The Muse single "Uprising" is, by itself, a really catchy Queen-style revolutionary anthem. That is, until you notice that the music video, the CD and the vinyl single artwork all seperately portray teddy bears rising up from a field in revolt. It might've been meant to symbolize the seemingly harmless and ubiquitous masses suddenly proving that they're not so harmless, but the image should still be pure narm. Except that listening to the song and hearing the lyrics as a call for downtrodden teddy bears to rise up in righteous rebellion against their human oppressors just adds a whole new, BLAMmy charm to it.
From the same album, "Guiding Light". It's a full-on '80s Power Ballad, complete with seemingly endless drum reverb (which fits nicely with the jet engine segue at the beginning); a Queen-inspired guitar solo is the icing on the cake. For a band that's often accused of taking itself too seriously these days, it's a refreshingly clear-cut "just enjoy this" moment on the album.
And while we're at it, "Knights of Cydonia" needs a mention, doubly so when you consider the music video. It combines an overt political Take That with overly sincere "fight for your right" chants, Wild West imagery, kung fu, unicorns, laser beams, and a heavy dose of Epic Rocking; and the end result is somehow legitimately chilling.
Sarah Brightman. Dear god, she could sing the telephone book and make it sound profound. For example, we have "Fleurs de Mal" (Flowers of Evil), "A Question of Honor" and "How Can Heaven Love Me?" And the lyrics are even goofier than the titles...
Michael Crawford was the original lead in the musical The Phantom of the Opera; Brightman was the original Christine, and he may be her male counterpart in terms of Narm Charm between that and his subsequent albums. His Large Ham delivery is effectively what every comic spoofing the delivery of stage musical actors post-1986 is making fun of, and he's often used it in the service of overblown ballads — he's done whole albums devoted to Andrew Lloyd Webber, Disney, andChristmas Songs — but he does it with an amazing tenderness and sincerity that cuts through the clutter.
"In-A-Gadda-Da-Vida," by Iron Butterfly, is completely ridiculous. Yet awesome. Yet ridiculous. Oddly enough, the rest of its parent album, also titled In-A-Gadda-Da-Vida, could also qualify. What else would you expect from an album that has a song called "Flowers And Beads"?
The two actual songs on famous stuntman Evel Knievel's record Evel Speaks To The Kids (the rest of the record consists of one press conference and one question and answer session with children). "Why?" is a poem written and recited by Knievel himself over music: The rhymes are often cliched or painful ("Success is a term that has broad use, for you and I to have none in life there's no excuse"), but the sincerity in his voice and schmaltzy backing music somehow do still make it oddly affecting. Meanwhile there's the country song "The Ballad Of Evel Knievel" by John Culliton Mahoney (which is on the record despite having nothing to do with Knievel beyond it being about him): the arrangement is just as melodramatic, the vocals waver all over the place, and the lyrics are oddly preoccupied with the idea that Knievel could die while attempting his stunts, but it's still kind of a tearjerker.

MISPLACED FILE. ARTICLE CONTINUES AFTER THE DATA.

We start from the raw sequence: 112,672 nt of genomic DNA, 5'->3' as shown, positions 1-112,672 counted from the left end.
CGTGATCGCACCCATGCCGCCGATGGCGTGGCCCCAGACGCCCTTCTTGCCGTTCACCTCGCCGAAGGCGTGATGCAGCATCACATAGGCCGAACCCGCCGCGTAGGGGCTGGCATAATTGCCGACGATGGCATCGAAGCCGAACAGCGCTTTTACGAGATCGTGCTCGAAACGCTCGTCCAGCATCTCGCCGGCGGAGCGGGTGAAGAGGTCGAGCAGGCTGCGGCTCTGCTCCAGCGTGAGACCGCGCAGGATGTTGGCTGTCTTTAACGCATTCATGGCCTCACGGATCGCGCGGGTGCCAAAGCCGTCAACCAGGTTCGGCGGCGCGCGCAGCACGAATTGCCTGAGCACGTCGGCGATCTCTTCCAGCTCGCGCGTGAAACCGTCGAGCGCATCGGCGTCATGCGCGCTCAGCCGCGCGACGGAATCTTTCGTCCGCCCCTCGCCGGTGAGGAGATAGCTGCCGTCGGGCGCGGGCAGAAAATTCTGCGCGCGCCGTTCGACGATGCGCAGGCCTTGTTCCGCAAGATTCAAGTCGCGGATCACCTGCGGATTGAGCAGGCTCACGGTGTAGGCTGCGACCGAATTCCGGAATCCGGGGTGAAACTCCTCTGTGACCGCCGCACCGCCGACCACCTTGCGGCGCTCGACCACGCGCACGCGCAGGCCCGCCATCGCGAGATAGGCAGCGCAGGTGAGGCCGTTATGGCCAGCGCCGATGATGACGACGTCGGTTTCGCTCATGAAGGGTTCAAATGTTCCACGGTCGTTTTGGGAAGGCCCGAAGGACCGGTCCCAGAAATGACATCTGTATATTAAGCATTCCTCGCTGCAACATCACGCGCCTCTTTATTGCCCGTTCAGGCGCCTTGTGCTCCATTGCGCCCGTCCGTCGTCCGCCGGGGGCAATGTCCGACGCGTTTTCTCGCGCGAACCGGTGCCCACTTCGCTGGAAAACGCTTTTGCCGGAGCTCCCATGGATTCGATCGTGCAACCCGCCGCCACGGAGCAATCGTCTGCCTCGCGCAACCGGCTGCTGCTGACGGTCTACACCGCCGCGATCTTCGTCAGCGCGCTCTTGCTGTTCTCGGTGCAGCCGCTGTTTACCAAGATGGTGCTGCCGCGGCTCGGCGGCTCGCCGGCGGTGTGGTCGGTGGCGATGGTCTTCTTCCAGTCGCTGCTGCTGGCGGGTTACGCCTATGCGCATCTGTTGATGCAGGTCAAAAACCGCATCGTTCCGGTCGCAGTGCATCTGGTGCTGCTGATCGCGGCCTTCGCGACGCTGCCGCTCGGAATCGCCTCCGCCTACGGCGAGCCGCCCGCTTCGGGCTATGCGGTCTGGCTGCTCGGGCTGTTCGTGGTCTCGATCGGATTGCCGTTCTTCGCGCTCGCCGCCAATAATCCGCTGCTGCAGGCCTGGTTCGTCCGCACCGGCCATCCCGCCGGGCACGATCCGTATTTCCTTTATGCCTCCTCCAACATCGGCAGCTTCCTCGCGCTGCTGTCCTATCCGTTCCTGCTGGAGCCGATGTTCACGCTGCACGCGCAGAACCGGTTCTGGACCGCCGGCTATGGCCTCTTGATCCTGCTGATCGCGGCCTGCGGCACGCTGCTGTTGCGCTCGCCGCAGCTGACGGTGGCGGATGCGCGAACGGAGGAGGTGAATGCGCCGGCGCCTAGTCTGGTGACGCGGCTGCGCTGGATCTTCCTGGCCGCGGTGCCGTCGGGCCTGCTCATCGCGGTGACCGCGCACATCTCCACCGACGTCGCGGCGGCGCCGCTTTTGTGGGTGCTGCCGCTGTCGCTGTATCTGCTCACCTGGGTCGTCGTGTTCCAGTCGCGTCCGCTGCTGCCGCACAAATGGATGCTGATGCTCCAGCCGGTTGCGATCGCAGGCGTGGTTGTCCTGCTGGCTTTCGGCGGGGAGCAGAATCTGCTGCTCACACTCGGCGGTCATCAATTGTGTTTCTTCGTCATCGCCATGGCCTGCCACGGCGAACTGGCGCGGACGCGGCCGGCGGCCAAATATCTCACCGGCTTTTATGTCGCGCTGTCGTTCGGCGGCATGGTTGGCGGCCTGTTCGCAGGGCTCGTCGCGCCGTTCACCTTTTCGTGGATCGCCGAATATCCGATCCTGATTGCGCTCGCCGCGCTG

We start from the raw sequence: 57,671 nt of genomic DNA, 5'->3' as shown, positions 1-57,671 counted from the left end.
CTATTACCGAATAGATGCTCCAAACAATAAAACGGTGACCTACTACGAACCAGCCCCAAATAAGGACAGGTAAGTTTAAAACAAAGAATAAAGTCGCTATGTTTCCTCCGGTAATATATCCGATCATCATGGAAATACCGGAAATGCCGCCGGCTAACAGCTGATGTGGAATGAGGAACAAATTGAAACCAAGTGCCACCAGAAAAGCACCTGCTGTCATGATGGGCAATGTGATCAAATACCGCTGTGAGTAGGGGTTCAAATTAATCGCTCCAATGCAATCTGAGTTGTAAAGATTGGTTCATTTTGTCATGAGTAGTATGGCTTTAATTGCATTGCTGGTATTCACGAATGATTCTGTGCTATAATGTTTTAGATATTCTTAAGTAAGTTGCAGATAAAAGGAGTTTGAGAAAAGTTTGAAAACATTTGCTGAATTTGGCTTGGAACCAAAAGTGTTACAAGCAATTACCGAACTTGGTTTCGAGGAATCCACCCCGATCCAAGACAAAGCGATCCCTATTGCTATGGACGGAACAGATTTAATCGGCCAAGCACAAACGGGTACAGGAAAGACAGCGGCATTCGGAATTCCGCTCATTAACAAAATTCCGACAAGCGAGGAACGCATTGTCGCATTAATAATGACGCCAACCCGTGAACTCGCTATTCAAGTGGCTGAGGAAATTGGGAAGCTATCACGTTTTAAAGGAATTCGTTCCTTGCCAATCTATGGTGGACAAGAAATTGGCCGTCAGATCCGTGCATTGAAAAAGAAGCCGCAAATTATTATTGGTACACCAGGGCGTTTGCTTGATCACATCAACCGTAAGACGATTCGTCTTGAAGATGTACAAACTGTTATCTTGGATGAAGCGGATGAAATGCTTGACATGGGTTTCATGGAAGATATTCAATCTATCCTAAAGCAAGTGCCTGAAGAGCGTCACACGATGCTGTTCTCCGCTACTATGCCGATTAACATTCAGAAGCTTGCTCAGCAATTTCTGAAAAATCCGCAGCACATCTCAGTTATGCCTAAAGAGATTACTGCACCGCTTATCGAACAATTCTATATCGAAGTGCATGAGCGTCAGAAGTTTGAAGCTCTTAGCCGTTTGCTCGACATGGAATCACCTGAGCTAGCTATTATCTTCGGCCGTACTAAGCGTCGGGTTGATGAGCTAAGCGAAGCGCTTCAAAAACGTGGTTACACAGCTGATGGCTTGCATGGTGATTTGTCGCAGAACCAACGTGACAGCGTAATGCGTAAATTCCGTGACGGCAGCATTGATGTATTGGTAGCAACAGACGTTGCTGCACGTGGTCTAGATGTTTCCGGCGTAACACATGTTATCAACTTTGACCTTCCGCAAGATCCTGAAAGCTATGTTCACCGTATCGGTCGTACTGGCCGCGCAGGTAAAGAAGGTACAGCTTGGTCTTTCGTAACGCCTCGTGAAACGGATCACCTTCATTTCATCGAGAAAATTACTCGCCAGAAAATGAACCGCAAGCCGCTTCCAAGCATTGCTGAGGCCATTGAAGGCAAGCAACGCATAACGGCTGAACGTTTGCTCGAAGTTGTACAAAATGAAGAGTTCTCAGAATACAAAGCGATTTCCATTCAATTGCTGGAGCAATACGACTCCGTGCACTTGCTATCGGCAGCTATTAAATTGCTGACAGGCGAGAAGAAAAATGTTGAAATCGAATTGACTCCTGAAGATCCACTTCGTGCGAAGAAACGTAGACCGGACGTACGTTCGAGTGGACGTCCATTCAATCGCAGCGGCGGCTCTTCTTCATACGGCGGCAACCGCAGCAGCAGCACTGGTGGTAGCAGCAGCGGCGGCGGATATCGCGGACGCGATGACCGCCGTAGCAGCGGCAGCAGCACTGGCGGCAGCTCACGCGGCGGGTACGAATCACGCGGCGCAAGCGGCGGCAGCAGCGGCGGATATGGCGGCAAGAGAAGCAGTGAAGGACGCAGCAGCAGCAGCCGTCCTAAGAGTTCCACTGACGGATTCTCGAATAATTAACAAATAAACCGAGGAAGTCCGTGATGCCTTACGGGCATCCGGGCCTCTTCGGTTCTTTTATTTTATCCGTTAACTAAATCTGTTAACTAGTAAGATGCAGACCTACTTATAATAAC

"Tell Laura I Love Her" is another example, because there's no other way a Teenage Death Song could possibly be a straight-up hit with that inexplicably cheery bass line: "[Bum bum bum bum] Tell Laura I love her [bum bum bum bum] tell Laura I need her [bum bum bum bum]".
Peter Cetera's "jaw singing", specially in the video for "Glory of Love". It makes what would've been just yet another of these Silly Love Songs if performed by anybody else but him, into condensed narm charm.
The band Big Daddy is another example. Their shtick is that they were on a USO tour when their plane crashed on a desert island, and when they were finally rescued in the late 70s they tried to cover currently-popular songs but only knew the late 50s/early 60s styles. Imagine Superfreak as a slow love ballad, or Help Me Make It Through The Night to the tune of Yackity Sax (or, for that matter, Welcome to the Jungle with the background singers going "a-weem-a-wop-a-weem-a-way"). That's Big Daddy. Their cover of Dancin' in the Dark (to "Moody River") is arguably superior to Springsteen's original.